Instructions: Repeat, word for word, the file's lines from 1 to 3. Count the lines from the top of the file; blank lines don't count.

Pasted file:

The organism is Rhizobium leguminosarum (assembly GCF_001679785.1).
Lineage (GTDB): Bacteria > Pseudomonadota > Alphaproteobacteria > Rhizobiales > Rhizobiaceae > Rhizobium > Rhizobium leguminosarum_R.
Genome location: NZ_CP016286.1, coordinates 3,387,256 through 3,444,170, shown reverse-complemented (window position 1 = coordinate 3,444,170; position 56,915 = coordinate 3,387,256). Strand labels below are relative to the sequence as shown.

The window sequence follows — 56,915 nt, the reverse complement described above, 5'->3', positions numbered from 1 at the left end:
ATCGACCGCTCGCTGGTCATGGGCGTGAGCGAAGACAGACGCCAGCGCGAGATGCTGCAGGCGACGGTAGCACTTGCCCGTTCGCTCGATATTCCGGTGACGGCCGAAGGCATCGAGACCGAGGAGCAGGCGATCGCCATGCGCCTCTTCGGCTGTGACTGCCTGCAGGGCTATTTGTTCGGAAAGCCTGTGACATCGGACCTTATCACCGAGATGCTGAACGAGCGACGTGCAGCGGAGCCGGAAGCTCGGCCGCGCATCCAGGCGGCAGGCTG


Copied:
The organism is Rhizobium leguminosarum (assembly GCF_001679785.1).
Lineage (GTDB): Bacteria > Pseudomonadota > Alphaproteobacteria > Rhizobiales > Rhizobiaceae > Rhizobium > Rhizobium leguminosarum_R.
Genome location: NZ_CP016286.1, coordinates 3,387,256 through 3,444,170, shown reverse-complemented (window position 1 = coordinate 3,444,170; position 56,915 = coordinate 3,387,256). Strand labels below are relative to the sequence as shown.